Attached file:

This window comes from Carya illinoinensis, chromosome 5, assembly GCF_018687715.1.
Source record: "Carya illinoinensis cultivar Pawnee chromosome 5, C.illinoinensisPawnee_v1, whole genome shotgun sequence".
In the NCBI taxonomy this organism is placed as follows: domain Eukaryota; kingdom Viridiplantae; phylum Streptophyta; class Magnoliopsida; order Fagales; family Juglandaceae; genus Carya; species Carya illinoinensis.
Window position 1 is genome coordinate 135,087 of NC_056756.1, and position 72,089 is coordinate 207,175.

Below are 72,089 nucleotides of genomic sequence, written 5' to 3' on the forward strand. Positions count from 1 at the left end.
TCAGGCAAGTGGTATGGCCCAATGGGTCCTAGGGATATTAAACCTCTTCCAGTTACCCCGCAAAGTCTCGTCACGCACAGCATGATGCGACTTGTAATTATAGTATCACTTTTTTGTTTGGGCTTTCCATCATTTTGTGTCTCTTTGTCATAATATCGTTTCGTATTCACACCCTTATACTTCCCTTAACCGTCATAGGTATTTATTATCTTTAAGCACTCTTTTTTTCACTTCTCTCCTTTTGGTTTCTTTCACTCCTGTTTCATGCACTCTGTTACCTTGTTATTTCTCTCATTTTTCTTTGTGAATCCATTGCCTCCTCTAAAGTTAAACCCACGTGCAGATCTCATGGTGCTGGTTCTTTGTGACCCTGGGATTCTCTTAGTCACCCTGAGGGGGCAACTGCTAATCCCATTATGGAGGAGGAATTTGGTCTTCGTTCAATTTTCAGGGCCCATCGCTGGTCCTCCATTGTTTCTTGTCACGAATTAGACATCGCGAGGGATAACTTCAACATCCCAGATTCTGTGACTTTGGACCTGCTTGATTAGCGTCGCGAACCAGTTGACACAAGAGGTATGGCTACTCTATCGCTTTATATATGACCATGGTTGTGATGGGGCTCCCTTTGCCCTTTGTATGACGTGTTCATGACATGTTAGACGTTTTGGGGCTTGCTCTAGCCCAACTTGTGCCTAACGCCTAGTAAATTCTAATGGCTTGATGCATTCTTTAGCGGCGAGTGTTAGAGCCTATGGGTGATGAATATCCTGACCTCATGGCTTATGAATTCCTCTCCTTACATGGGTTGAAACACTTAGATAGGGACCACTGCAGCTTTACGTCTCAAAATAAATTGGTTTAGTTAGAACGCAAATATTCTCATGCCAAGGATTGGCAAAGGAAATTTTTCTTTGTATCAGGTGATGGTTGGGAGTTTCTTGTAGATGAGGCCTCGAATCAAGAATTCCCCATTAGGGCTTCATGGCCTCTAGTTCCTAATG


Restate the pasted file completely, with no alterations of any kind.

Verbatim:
This window comes from Carya illinoinensis, chromosome 5, assembly GCF_018687715.1.
Source record: "Carya illinoinensis cultivar Pawnee chromosome 5, C.illinoinensisPawnee_v1, whole genome shotgun sequence".
In the NCBI taxonomy this organism is placed as follows: domain Eukaryota; kingdom Viridiplantae; phylum Streptophyta; class Magnoliopsida; order Fagales; family Juglandaceae; genus Carya; species Carya illinoinensis.
Window position 1 is genome coordinate 135,087 of NC_056756.1, and position 72,089 is coordinate 207,175.

Below are 72,089 nucleotides of genomic sequence, written 5' to 3' on the forward strand. Positions count from 1 at the left end.
TCAGGCAAGTGGTATGGCCCAATGGGTCCTAGGGATATTAAACCTCTTCCAGTTACCCCGCAAAGTCTCGTCACGCACAGCATGATGCGACTTGTAATTATAGTATCACTTTTTTGTTTGGGCTTTCCATCATTTTGTGTCTCTTTGTCATAATATCGTTTCGTATTCACACCCTTATACTTCCCTTAACCGTCATAGGTATTTATTATCTTTAAGCACTCTTTTTTTCACTTCTCTCCTTTTGGTTTCTTTCACTCCTGTTTCATGCACTCTGTTACCTTGTTATTTCTCTCATTTTTCTTTGTGAATCCATTGCCTCCTCTAAAGTTAAACCCACGTGCAGATCTCATGGTGCTGGTTCTTTGTGACCCTGGGATTCTCTTAGTCACCCTGAGGGGGCAACTGCTAATCCCATTATGGAGGAGGAATTTGGTCTTCGTTCAATTTTCAGGGCCCATCGCTGGTCCTCCATTGTTTCTTGTCACGAATTAGACATCGCGAGGGATAACTTCAACATCCCAGATTCTGTGACTTTGGACCTGCTTGATTAGCGTCGCGAACCAGTTGACACAAGAGGTATGGCTACTCTATCGCTTTATATATGACCATGGTTGTGATGGGGCTCCCTTTGCCCTTTGTATGACGTGTTCATGACATGTTAGACGTTTTGGGGCTTGCTCTAGCCCAACTTGTGCCTAACGCCTAGTAAATTCTAATGGCTTGATGCATTCTTTAGCGGCGAGTGTTAGAGCCTATGGGTGATGAATATCCTGACCTCATGGCTTATGAATTCCTCTCCTTACATGGGTTGAAACACTTAGATAGGGACCACTGCAGCTTTACGTCTCAAAATAAATTGGTTTAGTTAGAACGCAAATATTCTCATGCCAAGGATTGGCAAAGGAAATTTTTCTTTGTATCAGGTGATGGTTGGGAGTTTCTTGTAGATGAGGCCTCGAATCAAGAATTCCCCATTAGGGCTTCATGGCCTCTAGTTCCTAATG